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When the Hedge Fund Industry Evolves…in a Bad Way

That headline probably has you wondering – is there a way hedge funds can evolve in a good way?   Of course there is.  But this story is troubling recent development that’s the result of a bad evolution in the hedge fund industry – hedge funds and their extremely high correlation to the S&P 500.  One of the things that made hedge funds (many of them) so attractive as an asset class was their non-correlation to the S&P 500.

The other day I discussed how the biggest problem with active money managers is that most don’t create any value.  And they don’t create any value because they have no competitive advantage.  And they have no competitive advantage because they’re not doing anything unique in their strategies.  The best funds are not the ones who try to mimic the S&P 500 and happen to outperform them.  I can get S&P 500 returns through an index fund.  But give me a fund with non-correlation and high risk adjusted returns in a strategy I can’t access through Vanguard and we’re adding value to the portfolio.  We’re diversifying risk across different approaches and adding alpha in a way that differentiates us from your standard 60/40 stock/bond fund.  That’s value.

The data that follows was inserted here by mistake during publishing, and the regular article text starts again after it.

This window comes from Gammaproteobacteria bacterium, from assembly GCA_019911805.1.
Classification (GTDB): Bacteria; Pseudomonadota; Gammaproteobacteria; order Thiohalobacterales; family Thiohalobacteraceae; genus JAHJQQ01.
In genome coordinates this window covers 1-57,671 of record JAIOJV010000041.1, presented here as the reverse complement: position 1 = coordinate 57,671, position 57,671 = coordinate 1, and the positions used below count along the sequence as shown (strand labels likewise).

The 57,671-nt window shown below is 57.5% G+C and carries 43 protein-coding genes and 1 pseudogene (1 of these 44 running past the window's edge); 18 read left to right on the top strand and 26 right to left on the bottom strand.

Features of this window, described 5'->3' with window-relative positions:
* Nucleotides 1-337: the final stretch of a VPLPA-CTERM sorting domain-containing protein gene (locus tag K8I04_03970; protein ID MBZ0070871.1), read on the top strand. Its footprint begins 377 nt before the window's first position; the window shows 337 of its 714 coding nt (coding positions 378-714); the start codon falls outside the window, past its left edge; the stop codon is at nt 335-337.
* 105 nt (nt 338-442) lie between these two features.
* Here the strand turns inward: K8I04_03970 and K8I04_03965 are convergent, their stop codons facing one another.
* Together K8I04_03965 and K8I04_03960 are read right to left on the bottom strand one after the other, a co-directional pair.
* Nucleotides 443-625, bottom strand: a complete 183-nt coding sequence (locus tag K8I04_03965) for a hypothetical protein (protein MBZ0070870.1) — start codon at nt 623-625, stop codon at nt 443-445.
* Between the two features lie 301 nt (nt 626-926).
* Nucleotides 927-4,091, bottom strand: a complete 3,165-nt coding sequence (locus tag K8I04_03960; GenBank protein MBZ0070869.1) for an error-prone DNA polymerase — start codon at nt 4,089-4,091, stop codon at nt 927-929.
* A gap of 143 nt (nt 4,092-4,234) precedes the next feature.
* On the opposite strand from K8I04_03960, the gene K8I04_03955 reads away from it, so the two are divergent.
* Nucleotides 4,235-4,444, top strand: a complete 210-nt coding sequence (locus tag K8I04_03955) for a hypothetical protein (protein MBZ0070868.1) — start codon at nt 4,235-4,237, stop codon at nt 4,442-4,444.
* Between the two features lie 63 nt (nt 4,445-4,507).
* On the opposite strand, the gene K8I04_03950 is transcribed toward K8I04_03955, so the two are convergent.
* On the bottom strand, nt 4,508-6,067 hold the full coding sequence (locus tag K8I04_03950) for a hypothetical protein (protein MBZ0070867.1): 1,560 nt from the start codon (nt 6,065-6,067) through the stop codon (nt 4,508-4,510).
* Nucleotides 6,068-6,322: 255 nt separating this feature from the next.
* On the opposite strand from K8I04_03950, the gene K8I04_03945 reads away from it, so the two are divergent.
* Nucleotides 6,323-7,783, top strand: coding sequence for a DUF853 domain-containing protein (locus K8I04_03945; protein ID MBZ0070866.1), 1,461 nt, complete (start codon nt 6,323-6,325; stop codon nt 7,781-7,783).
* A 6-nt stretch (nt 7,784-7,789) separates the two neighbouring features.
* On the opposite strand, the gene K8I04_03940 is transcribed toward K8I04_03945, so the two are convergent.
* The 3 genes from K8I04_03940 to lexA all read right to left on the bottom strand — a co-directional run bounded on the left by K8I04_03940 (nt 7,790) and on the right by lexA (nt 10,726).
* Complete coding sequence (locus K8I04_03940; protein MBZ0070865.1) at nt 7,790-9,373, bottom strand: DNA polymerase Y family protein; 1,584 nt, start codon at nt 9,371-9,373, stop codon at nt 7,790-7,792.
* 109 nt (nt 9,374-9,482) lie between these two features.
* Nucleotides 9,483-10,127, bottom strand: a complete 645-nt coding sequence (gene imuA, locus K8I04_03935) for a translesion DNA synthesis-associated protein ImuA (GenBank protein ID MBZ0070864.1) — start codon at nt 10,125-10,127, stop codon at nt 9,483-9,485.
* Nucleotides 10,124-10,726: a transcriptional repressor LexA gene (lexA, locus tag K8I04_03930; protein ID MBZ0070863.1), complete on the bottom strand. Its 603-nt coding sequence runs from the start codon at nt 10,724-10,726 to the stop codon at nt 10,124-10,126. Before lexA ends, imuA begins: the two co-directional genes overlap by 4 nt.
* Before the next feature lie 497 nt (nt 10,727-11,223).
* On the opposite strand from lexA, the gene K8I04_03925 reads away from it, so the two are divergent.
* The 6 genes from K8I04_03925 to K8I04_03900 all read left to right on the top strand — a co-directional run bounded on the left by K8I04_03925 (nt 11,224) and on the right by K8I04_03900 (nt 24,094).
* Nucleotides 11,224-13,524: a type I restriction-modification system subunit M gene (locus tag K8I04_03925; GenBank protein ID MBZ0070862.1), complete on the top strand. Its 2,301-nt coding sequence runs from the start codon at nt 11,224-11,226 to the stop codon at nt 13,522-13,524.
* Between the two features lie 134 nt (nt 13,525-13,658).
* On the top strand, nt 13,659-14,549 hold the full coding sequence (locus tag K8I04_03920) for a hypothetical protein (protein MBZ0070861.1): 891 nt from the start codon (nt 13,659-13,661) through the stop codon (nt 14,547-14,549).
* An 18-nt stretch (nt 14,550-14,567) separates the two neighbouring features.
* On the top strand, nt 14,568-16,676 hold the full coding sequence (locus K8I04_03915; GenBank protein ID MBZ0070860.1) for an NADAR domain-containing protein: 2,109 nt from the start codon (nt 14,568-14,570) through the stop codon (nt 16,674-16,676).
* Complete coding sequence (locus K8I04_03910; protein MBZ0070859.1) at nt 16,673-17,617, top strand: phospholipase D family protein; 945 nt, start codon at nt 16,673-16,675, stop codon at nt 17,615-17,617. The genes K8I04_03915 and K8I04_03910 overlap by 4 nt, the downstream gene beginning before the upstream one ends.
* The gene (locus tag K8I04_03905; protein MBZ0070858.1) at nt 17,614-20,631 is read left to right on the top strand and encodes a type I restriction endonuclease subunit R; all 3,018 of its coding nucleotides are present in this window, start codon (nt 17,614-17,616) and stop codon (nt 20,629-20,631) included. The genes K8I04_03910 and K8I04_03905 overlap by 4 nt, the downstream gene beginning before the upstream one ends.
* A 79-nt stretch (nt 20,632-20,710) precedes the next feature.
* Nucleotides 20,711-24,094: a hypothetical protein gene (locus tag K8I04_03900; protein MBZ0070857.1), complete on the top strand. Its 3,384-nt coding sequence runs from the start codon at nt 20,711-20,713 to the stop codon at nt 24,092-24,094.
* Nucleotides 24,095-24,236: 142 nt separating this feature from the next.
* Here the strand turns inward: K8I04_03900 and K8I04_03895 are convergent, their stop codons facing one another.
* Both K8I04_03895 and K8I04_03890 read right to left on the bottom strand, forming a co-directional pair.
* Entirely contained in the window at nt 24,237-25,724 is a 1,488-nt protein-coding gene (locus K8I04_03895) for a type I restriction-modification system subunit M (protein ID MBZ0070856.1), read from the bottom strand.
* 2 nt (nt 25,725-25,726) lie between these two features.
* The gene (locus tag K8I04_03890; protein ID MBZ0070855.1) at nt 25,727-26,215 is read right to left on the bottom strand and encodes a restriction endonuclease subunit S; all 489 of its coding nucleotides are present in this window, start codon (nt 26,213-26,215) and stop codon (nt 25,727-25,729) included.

So it’s disconcerting when you see a chart like this which shows how hedge fund correlations are gravitating towards the S&P 500 (via Value Walk):


The worry here is that hedge funds are becoming a lot more like mutual funds which just mimic a highly correlated index and add no real value.  Except these funds are charging you 2 & 20 for it.  As the HF industry gets larger you have to be much more selective about the funds you input into your portfolio.  And if the trend continues it’s possible that we will have to exclude them completely (primarily because the few good ones will be impossible to get into).

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